That’s what we meet in the second element of Luke 2:20, where the shepherds are “glorifying and praising God” as they return from Bethlehem. This behavior demonstrates a straightforward, healthy, and connected approach to life. The shepherds know already what it means to praise a co-worker for returning a wandering sheep back to safety. They understand that glory is due when predators are routed because a shepherd stands with courage. As humans subject to death, they would know about fear and sorrow and loss if a lamb is found too late. It is a life situation where spouse and siblings in herding families offer glory and praise for work well done, food on the table, milk to drink, and clothes to wear.
In the information of Luke 2, the glorifying and praising is directed to work well done by the living God. This is excitement related to information given by angels in the same fields where human action to save endangered animals would have been honored by words of affirmation.
Reason, Objectivity, “My Truth”
But it is important to emphasize that this glorifying and praising of God upon the return of the shepherds is not a religious act, in the sense of “religion” and the kind of “faith” we hear about today. Instead, the shepherds are responding as any reasonable human being might respond after observing the kind of phenomena described by Luke. They are responding to a set of challenging events that occurred while they were doing their jobs in terrain they knew like the palms of their hands. Theirs is a reasonable and heartfelt response to empirical information. It concerns not “their truth” or “my truth” where religion operates in a safe place or on approved dates of the year (though the names of holidays may be changed to protect the children). In this way “religious” events and “people of faith” are protected from inquiry but also are isolated from necessary educational, scientific, and political challenges outside the confines of one’s private heaven in an earthly closet.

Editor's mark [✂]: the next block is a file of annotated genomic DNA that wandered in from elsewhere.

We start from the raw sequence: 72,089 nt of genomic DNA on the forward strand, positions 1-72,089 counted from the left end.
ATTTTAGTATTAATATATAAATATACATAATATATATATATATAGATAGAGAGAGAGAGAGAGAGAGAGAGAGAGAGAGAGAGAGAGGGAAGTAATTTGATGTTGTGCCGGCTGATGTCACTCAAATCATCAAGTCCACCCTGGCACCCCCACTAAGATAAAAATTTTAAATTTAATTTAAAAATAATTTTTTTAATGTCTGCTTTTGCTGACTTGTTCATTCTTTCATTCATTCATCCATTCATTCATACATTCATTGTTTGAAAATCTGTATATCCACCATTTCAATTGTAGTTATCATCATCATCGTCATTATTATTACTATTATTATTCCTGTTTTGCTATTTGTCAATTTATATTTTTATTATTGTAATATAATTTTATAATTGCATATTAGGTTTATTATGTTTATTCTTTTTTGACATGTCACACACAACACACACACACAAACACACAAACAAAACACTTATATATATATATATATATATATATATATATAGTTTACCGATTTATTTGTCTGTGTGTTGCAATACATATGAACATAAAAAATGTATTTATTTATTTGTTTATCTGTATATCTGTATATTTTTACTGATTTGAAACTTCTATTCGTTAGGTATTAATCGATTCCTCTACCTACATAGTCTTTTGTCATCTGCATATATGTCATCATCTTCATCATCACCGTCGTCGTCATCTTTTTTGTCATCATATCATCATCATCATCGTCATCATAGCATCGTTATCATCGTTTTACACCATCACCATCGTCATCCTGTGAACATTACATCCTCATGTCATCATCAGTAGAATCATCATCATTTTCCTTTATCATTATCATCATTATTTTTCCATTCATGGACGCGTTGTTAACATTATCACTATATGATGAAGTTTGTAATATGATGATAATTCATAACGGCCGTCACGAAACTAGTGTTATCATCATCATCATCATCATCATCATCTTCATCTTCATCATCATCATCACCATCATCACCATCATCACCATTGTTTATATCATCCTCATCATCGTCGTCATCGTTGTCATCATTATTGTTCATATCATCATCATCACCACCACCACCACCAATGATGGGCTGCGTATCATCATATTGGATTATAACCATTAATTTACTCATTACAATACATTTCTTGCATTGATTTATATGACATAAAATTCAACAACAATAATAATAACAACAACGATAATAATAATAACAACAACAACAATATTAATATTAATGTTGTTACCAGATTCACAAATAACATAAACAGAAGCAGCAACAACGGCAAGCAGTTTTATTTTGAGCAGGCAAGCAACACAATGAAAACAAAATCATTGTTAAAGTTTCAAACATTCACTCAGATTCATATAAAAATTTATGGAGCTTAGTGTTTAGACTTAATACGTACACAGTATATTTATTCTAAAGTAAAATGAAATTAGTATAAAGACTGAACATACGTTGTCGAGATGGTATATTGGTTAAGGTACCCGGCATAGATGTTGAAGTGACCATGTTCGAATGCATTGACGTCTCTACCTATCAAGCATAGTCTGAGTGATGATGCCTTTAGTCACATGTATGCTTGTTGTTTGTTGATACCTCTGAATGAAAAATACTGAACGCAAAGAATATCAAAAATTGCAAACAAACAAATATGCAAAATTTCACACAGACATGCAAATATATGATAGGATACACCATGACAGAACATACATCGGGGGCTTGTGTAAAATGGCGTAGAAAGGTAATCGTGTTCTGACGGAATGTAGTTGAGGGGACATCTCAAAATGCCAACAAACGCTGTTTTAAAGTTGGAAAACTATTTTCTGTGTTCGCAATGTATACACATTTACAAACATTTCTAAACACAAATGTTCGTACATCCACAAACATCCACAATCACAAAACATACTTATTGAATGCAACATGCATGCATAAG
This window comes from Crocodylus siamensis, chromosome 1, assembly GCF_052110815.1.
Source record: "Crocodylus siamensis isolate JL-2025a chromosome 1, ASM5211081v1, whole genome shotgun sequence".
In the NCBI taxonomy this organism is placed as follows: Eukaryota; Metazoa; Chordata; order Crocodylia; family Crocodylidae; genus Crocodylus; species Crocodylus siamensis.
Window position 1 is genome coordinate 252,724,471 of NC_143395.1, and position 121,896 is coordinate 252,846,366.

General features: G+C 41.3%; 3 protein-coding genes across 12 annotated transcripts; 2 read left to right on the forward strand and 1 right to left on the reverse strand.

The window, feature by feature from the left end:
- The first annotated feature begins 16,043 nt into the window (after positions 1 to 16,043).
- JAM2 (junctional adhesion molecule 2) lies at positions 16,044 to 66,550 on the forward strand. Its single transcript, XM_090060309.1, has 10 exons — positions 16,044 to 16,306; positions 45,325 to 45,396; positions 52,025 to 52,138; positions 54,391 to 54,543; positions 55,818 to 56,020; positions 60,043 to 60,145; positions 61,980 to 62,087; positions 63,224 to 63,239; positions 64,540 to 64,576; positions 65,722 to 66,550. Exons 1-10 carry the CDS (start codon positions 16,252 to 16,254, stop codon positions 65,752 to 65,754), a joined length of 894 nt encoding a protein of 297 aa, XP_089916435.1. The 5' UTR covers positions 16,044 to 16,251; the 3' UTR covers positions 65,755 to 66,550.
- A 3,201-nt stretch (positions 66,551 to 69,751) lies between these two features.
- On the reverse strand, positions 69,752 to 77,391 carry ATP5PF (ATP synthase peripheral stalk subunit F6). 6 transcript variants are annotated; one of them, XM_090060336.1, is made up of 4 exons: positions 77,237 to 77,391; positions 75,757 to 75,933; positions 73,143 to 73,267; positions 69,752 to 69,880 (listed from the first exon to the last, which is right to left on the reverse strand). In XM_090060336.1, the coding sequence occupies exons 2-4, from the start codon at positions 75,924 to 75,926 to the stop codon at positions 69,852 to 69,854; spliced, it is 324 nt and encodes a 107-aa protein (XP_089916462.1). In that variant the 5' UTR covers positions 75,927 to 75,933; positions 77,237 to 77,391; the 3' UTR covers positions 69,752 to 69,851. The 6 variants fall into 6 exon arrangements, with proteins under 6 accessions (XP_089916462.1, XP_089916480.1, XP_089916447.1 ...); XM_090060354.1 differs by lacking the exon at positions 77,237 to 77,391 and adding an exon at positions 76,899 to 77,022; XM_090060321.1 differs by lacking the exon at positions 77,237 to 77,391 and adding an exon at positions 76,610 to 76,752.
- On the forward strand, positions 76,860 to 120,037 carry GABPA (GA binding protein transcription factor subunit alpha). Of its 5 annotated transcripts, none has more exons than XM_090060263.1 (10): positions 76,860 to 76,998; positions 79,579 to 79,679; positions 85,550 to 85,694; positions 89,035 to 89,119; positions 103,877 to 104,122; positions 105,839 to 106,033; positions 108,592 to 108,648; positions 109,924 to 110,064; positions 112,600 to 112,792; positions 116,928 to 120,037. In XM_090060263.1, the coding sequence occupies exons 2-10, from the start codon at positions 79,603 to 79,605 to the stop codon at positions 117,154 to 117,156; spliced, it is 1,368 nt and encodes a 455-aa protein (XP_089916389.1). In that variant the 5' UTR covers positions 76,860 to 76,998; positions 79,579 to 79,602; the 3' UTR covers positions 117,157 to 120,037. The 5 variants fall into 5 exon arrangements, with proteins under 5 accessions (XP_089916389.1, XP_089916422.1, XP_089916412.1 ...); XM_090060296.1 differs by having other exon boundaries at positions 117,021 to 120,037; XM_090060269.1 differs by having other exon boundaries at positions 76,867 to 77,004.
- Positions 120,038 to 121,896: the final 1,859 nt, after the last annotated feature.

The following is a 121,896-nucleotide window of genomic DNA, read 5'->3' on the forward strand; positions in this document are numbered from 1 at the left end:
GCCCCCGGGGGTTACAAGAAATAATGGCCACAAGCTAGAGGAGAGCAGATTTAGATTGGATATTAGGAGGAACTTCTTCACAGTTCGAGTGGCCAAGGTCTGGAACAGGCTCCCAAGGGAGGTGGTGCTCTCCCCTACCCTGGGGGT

What is presented in the history of Christmas occurs in the world of objective information, not mere feelings, private “faith,” or attempts to construct one’s own reality on the tabula rasa of a blank, indifferent cosmic canvas. This real-world orientation includes fields, paths into town and back, Bethlehem itself, Mary and Joseph tired and worn out, and a baby in a manger. This is wholeness without halos, a this-worldly emphasis that stands in epistemological continuity with the facticity of angels who occupy space and require ticks of the clock to deliver words of world-historical importance.
The angels are like humans insofar as they are personal beings who make significant choices and are not machines predetermined by an impersonal cosmos. But one way these angels are unlike humans is that they have not made a mess of heaven (others tried, but the coup failed), while we humans have successfully made a mess of things on earth. Attending the appearance of these messengers is light that illuminates familiar surroundings at night, so that human eyes see colors and sights at 3 a.m. that they usually observe at 3 p.m. But whether by angel-light or daylight, it’s the same factual world of space, time, cause and effect, in which significant personal beings make choices and change history.
The Biblical Christmas affirms reason. This includes the free-thinking rationality of man as male and female created in the image of a reasonable God who loves both form and diversity, creativity and unity. But it is not cold rationality separated from the wholeness of human personality. In the Biblical context, as in all healthy human living, shepherds and kings, poets and prophets, prisoners and paupers can shout out to their hearts’ content about what angels have said and what a living God is doing at a particular moment in history. This can be done as whole persons with free minds wide awake in schools, soccer stadiums, and halls of Congress. It is the world of Johnny’s learning to read and of minds questioning authority, Ronaldino’s futbol creativity and Jesus’s carpentry, Caesar’s rule but also the inability of enemies to keep dead the King of Kings. Hope and meaning join hands with fact and reason in a coherent unity of praise and wonder for God and man, angel and earth, lion and lamb, but also for love and beauty, courage and persistence, and progress towards final victory over disease, death, and decay. Reality does not split apart, humans do not fragment, in the earthy spirit of the historical Christmas.
The contrast with contemporary times is stark, where holidays have lost touch with past events, human nature, and public meaning. Holiday is now alienated from the concept of a holyday that benefits the whole person. Instead, individuals are viewed as masses to be stimulated into extended occasions of busyness and buyingness. We have Holy Night and secular day in the pursuit of privatized meanings in zones made safe for secularism but not for man whose life is more than bread alone.